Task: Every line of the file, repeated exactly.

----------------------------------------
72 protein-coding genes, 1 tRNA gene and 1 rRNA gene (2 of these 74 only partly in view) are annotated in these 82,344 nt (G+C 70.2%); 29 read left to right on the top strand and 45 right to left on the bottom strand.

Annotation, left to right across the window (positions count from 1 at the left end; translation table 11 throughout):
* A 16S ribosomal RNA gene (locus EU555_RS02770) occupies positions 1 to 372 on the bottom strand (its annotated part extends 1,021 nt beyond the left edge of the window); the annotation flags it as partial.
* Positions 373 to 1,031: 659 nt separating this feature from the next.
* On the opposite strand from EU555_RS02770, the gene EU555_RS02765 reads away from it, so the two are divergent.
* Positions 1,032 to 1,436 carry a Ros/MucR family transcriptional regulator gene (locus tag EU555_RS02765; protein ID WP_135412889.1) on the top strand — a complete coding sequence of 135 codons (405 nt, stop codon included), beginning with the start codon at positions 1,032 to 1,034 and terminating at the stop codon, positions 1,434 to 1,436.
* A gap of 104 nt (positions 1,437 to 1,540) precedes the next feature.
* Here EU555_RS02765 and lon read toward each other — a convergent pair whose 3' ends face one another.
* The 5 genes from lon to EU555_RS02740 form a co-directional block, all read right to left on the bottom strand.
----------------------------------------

72 protein-coding genes, 1 tRNA gene and 1 rRNA gene (2 of these 74 only partly in view) are annotated in these 82,344 nt (G+C 70.2%); 29 read left to right on the top strand and 45 right to left on the bottom strand.

Annotation, left to right across the window (positions count from 1 at the left end; translation table 11 throughout):
* A 16S ribosomal RNA gene (locus EU555_RS02770) occupies positions 1 to 372 on the bottom strand (its annotated part extends 1,021 nt beyond the left edge of the window); the annotation flags it as partial.
* Positions 373 to 1,031: 659 nt separating this feature from the next.
* On the opposite strand from EU555_RS02770, the gene EU555_RS02765 reads away from it, so the two are divergent.
* Positions 1,032 to 1,436 carry a Ros/MucR family transcriptional regulator gene (locus tag EU555_RS02765; protein ID WP_135412889.1) on the top strand — a complete coding sequence of 135 codons (405 nt, stop codon included), beginning with the start codon at positions 1,032 to 1,034 and terminating at the stop codon, positions 1,434 to 1,436.
* A gap of 104 nt (positions 1,437 to 1,540) precedes the next feature.
* Here EU555_RS02765 and lon read toward each other — a convergent pair whose 3' ends face one another.
* The 5 genes from lon to EU555_RS02740 form a co-directional block, all read right to left on the bottom strand.